The Story of Biggleswade Brewery 1764-1993, by Ken Page
Published privarely by the author in 1993, 95 pages. A5 size booklet (N6652)
Biggleswade is a small market town on the river Ivel in Bedfordshire, and this booklet provides a fascinating history of the Brewery which was located in the town centre for over 200 years (sited there from its founding in 1764 all the way up until the last owner, Greene King, finally closed the site in 1997. The site is now occupied by a supermarket). The booklet charts the history of the brewery through the years up until 1993, and on the second page shows the various owners over the decades:
1764 Samuel Wells I
1781 Samuel Wells II
1831 Wells & Co. (Robert Lindsell & William Hogg)
1868 Clifton Brewery
1899 Wells & Winch Ltd
1900 JBS Holden, Henlow Brewery
1904 Baldock Brewery Co. Ltd
1919 Day & Son, Priory Brewery, St. Neots
1921 JR. Page & Co. Westbury Brewery, Ashwell
1924 Newland & Nash Ltd., Lurke Street, Bedford
1927 Higgins & Son Ltd., Castle Brewery, Bedford
1931 Hudsons Cambridge & Pampisford Breweries Ltd
1938 E.J. Wickham, Mill Bridge, Hertford
1938 Cambridge Houses of Barclay Perkins
1961 Greene King & Sons
The history begins: On Tuesday the 13th February 1764, the day before Biggleswade Horse Fair, Samuel Wells already a brewer, completed the purchase of a House, Brewhouse and Maltings in Back Lane (now Church Street) Biggleswade, together with the Kings Arms Inn (now Lloyds Bank) nearby in the High Street. His origins are obscure, but he was appointed as a Fen Reeve of the Manor of Biggleswade in 1749.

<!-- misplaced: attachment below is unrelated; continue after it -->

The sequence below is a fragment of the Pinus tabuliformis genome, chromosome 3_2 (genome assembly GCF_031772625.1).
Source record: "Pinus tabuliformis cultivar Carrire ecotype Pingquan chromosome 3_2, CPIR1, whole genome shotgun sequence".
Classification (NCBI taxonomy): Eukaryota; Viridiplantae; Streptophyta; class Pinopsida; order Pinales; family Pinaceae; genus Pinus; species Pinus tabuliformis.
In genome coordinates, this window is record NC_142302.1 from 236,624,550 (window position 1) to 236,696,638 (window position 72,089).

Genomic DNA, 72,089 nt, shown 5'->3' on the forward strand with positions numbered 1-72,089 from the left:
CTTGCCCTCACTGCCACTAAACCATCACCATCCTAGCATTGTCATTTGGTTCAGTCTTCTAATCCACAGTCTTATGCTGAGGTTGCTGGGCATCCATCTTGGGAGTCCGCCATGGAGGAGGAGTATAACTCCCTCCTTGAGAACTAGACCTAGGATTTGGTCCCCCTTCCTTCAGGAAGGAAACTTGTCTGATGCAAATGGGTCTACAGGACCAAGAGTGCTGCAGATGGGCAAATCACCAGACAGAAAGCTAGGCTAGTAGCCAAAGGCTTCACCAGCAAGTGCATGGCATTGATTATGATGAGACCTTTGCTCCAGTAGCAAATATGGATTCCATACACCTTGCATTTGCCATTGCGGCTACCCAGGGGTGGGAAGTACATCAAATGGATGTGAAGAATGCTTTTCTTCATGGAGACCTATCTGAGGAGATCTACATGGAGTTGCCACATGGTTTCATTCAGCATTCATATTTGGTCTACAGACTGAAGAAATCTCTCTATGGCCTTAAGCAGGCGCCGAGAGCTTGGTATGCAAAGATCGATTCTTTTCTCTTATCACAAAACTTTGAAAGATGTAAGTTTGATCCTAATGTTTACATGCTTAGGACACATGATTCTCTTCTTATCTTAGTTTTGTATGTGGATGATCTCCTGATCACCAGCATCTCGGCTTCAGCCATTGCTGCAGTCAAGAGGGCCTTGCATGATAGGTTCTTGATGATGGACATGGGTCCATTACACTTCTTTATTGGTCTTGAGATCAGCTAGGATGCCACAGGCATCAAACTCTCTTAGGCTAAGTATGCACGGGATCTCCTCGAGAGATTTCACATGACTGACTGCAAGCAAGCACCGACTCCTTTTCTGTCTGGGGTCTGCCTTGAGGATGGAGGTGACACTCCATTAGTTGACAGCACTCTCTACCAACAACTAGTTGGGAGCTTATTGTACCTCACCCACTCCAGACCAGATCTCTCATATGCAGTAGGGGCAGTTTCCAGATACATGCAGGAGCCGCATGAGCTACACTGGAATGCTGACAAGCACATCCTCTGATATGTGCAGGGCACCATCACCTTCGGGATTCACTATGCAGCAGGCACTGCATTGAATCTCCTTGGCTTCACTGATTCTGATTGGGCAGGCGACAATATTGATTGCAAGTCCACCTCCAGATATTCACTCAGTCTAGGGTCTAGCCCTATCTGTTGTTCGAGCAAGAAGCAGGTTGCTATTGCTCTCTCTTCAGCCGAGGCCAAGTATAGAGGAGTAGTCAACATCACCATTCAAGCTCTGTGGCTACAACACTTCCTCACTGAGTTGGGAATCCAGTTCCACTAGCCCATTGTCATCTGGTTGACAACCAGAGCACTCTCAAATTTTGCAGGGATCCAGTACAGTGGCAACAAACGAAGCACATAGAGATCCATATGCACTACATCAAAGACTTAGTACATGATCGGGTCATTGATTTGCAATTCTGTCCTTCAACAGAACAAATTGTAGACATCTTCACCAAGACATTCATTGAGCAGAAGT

It is quite likely that there were five barns on the brewery site mentioned in the deeds of 1686, together with a house in the backside or backway behind the Kings Arms. (Already an established Inn occupied by Isaac Walsome). Edward Laundy of Baldock, Gent, purchased the copyhold in 1687. After he died, his grandson Edward Sparhawke sold the Kings Arms to innkeeper John Legas of Biggleswade in 1716. Eventually, in 1753; it passed to John Spriggs of Huntingdon, Gent, who had married Mary Oxenbridge, grandaughter of John Legas. Samuel Wells needed to borrow £400 from Ter Maria Luke of Biggleswade, spinster, to finance his new venture. Interest at the rate of 5% per annum was charged on the loan. We do not know how quickly it was repaid.
When Samuel Wells died in 1781,4 public houses in Biggleswade and a nice house in Shortmead Street with a close of pasture were added to the estate. The Kings Arms was by then converted into offices. Samuel fathered 9 children by his wife Elizabeth of whom 4 daughters and one son survived infancy, not unusual at that time.
He left half of his share of the "trade of Brewer" to his son, Samuel, on attaining the age of 25, plus the other half on the death of his wife. His daughters Mary and Elizabeth received £100 each, Martha and Ann got £50 each. Martha married William Race of Biggleswade, establishing a connection with a family still remembered in the town. George Race, the veteran Master of the Biggleswade Harriers dictated his memoirs, "Seventy Years a Master" published in 1911. His father, John Race of Fairfield, Biggleswade, son of William was known as "Thistle Whipper". In his book, George Race recalls Samuel Wells II as founder of The Biggleswade Harriers. It happened that Elizabeth Wells died the very next year (1782) and Samuel II came into the whole business at the age of 27...